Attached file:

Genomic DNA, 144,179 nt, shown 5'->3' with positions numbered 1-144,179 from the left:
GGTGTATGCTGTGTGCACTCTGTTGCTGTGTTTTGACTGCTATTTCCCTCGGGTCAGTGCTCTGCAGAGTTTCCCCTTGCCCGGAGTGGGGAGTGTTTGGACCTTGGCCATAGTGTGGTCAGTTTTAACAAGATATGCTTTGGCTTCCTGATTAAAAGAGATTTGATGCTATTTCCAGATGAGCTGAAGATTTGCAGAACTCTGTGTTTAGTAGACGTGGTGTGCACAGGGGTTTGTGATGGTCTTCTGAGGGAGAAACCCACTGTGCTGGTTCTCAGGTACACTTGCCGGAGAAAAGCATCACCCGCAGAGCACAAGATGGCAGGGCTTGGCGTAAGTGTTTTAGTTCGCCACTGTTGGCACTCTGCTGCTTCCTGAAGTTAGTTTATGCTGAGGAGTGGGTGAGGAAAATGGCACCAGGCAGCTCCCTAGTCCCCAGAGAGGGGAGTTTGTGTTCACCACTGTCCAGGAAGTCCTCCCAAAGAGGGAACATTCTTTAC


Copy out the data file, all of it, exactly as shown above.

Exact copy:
Genomic DNA, 144,179 nt, shown 5'->3' with positions numbered 1-144,179 from the left:
GGTGTATGCTGTGTGCACTCTGTTGCTGTGTTTTGACTGCTATTTCCCTCGGGTCAGTGCTCTGCAGAGTTTCCCCTTGCCCGGAGTGGGGAGTGTTTGGACCTTGGCCATAGTGTGGTCAGTTTTAACAAGATATGCTTTGGCTTCCTGATTAAAAGAGATTTGATGCTATTTCCAGATGAGCTGAAGATTTGCAGAACTCTGTGTTTAGTAGACGTGGTGTGCACAGGGGTTTGTGATGGTCTTCTGAGGGAGAAACCCACTGTGCTGGTTCTCAGGTACACTTGCCGGAGAAAAGCATCACCCGCAGAGCACAAGATGGCAGGGCTTGGCGTAAGTGTTTTAGTTCGCCACTGTTGGCACTCTGCTGCTTCCTGAAGTTAGTTTATGCTGAGGAGTGGGTGAGGAAAATGGCACCAGGCAGCTCCCTAGTCCCCAGAGAGGGGAGTTTGTGTTCACCACTGTCCAGGAAGTCCTCCCAAAGAGGGAACATTCTTTAC